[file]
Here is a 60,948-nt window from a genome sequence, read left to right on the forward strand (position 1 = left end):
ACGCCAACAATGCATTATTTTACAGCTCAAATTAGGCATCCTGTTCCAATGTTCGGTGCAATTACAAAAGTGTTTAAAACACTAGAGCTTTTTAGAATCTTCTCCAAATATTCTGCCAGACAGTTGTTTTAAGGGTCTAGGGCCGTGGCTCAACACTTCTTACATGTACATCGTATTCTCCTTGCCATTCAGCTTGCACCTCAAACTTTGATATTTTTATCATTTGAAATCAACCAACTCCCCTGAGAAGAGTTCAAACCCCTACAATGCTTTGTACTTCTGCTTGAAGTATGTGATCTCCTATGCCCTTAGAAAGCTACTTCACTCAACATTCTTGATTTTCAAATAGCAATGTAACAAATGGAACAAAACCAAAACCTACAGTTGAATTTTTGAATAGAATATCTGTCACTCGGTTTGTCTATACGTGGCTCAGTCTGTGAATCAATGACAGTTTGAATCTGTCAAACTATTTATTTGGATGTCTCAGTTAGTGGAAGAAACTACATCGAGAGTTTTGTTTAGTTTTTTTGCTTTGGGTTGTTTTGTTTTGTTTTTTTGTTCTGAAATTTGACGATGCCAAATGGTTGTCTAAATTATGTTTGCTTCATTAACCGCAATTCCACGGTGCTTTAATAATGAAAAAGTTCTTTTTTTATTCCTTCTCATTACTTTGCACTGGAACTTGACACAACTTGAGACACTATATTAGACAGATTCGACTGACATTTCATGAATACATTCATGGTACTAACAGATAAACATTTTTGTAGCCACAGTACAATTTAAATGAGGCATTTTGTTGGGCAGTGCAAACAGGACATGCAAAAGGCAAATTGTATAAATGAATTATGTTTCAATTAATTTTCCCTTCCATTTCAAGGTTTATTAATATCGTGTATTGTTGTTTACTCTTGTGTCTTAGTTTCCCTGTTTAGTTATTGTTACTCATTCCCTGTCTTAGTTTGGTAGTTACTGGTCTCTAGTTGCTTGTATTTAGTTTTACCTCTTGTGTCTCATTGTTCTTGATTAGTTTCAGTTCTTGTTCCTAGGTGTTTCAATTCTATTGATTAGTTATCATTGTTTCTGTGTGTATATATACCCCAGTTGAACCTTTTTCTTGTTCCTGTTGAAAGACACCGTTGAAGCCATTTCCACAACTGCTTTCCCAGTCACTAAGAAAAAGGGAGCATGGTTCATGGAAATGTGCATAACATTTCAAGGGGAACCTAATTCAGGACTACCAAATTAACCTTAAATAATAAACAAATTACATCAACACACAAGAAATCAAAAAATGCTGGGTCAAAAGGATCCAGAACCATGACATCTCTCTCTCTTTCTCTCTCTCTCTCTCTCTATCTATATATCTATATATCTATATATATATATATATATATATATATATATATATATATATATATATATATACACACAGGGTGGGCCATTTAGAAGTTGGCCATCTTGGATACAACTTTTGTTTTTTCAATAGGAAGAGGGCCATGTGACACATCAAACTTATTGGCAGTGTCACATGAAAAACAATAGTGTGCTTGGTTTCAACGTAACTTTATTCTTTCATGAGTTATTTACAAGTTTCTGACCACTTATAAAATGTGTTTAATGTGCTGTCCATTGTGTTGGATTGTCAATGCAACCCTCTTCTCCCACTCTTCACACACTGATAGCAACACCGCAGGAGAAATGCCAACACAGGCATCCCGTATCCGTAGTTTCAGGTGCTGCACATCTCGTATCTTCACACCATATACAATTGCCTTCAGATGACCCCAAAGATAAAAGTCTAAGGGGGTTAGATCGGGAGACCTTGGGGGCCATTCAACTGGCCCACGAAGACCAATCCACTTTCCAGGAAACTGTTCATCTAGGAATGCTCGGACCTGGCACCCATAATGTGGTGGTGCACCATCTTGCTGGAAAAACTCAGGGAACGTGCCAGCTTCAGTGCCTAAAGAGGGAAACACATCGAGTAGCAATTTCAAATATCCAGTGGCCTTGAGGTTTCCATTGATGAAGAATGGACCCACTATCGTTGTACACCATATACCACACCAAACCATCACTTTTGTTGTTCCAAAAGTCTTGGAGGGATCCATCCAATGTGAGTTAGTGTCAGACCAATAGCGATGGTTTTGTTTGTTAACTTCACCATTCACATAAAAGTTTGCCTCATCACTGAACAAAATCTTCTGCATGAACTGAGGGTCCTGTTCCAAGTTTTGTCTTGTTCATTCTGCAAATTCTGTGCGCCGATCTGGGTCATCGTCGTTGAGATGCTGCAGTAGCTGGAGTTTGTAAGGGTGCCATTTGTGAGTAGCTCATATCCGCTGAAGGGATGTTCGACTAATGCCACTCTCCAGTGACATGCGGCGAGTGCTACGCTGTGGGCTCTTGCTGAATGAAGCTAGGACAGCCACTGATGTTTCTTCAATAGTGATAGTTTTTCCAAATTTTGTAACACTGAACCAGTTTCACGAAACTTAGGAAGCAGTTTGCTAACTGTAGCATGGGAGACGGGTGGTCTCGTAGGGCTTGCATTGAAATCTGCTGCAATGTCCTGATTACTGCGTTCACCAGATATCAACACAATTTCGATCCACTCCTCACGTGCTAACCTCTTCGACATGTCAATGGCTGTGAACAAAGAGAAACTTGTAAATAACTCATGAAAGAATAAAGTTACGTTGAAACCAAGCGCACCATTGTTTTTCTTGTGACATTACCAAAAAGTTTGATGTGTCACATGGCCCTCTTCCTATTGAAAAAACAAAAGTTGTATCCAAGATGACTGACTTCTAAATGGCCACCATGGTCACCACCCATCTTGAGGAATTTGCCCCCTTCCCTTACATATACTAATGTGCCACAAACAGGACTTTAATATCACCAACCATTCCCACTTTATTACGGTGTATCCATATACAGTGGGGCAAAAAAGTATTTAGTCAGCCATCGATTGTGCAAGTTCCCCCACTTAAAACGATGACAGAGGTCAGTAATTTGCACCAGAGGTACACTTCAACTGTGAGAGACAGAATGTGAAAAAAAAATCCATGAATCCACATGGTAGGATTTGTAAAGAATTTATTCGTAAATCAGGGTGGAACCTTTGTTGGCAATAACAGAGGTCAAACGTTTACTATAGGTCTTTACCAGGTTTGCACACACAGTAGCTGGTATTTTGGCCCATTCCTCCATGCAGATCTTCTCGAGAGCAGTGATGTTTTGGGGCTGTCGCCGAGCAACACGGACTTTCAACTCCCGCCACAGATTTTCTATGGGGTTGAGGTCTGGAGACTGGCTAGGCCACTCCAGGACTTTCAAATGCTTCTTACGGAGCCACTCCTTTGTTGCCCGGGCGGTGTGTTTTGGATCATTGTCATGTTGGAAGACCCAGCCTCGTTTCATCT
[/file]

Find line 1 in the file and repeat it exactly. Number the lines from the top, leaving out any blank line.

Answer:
Here is a 60,948-nt window from a genome sequence, read left to right on the forward strand (position 1 = left end):